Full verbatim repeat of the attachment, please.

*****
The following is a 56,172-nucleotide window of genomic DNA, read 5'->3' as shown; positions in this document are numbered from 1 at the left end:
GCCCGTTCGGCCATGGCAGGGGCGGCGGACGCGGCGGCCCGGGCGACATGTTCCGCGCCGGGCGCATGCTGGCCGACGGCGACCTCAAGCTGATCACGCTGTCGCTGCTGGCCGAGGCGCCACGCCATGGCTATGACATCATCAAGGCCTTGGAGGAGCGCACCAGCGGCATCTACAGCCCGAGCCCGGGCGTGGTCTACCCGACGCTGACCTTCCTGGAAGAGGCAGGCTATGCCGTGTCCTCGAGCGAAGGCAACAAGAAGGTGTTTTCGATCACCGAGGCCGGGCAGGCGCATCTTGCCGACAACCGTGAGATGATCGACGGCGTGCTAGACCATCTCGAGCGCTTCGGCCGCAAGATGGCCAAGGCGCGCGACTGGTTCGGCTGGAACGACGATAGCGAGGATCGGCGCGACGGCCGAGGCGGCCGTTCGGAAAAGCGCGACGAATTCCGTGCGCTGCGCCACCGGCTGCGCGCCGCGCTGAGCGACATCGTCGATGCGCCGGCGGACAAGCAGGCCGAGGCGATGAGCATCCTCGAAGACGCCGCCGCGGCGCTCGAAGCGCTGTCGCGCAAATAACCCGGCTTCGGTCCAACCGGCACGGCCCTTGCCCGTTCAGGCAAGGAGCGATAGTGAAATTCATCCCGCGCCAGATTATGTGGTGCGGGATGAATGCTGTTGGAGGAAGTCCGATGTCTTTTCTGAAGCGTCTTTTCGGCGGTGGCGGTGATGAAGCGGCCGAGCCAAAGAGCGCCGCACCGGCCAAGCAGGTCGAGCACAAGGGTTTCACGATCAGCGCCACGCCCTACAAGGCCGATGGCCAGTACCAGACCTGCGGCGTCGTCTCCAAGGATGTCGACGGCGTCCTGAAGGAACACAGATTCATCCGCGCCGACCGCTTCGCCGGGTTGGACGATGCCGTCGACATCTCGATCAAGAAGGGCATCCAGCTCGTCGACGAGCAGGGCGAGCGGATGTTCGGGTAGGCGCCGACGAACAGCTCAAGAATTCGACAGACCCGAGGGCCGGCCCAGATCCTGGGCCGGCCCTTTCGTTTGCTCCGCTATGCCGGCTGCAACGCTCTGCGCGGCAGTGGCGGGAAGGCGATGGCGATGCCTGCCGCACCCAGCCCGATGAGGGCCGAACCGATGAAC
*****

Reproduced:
The following is a 56,172-nucleotide window of genomic DNA, read 5'->3' as shown; positions in this document are numbered from 1 at the left end:
GCCCGTTCGGCCATGGCAGGGGCGGCGGACGCGGCGGCCCGGGCGACATGTTCCGCGCCGGGCGCATGCTGGCCGACGGCGACCTCAAGCTGATCACGCTGTCGCTGCTGGCCGAGGCGCCACGCCATGGCTATGACATCATCAAGGCCTTGGAGGAGCGCACCAGCGGCATCTACAGCCCGAGCCCGGGCGTGGTCTACCCGACGCTGACCTTCCTGGAAGAGGCAGGCTATGCCGTGTCCTCGAGCGAAGGCAACAAGAAGGTGTTTTCGATCACCGAGGCCGGGCAGGCGCATCTTGCCGACAACCGTGAGATGATCGACGGCGTGCTAGACCATCTCGAGCGCTTCGGCCGCAAGATGGCCAAGGCGCGCGACTGGTTCGGCTGGAACGACGATAGCGAGGATCGGCGCGACGGCCGAGGCGGCCGTTCGGAAAAGCGCGACGAATTCCGTGCGCTGCGCCACCGGCTGCGCGCCGCGCTGAGCGACATCGTCGATGCGCCGGCGGACAAGCAGGCCGAGGCGATGAGCATCCTCGAAGACGCCGCCGCGGCGCTCGAAGCGCTGTCGCGCAAATAACCCGGCTTCGGTCCAACCGGCACGGCCCTTGCCCGTTCAGGCAAGGAGCGATAGTGAAATTCATCCCGCGCCAGATTATGTGGTGCGGGATGAATGCTGTTGGAGGAAGTCCGATGTCTTTTCTGAAGCGTCTTTTCGGCGGTGGCGGTGATGAAGCGGCCGAGCCAAAGAGCGCCGCACCGGCCAAGCAGGTCGAGCACAAGGGTTTCACGATCAGCGCCACGCCCTACAAGGCCGATGGCCAGTACCAGACCTGCGGCGTCGTCTCCAAGGATGTCGACGGCGTCCTGAAGGAACACAGATTCATCCGCGCCGACCGCTTCGCCGGGTTGGACGATGCCGTCGACATCTCGATCAAGAAGGGCATCCAGCTCGTCGACGAGCAGGGCGAGCGGATGTTCGGGTAGGCGCCGACGAACAGCTCAAGAATTCGACAGACCCGAGGGCCGGCCCAGATCCTGGGCCGGCCCTTTCGTTTGCTCCGCTATGCCGGCTGCAACGCTCTGCGCGGCAGTGGCGGGAAGGCGATGGCGATGCCTGCCGCACCCAGCCCGATGAGGGCCGAACCGATGAAC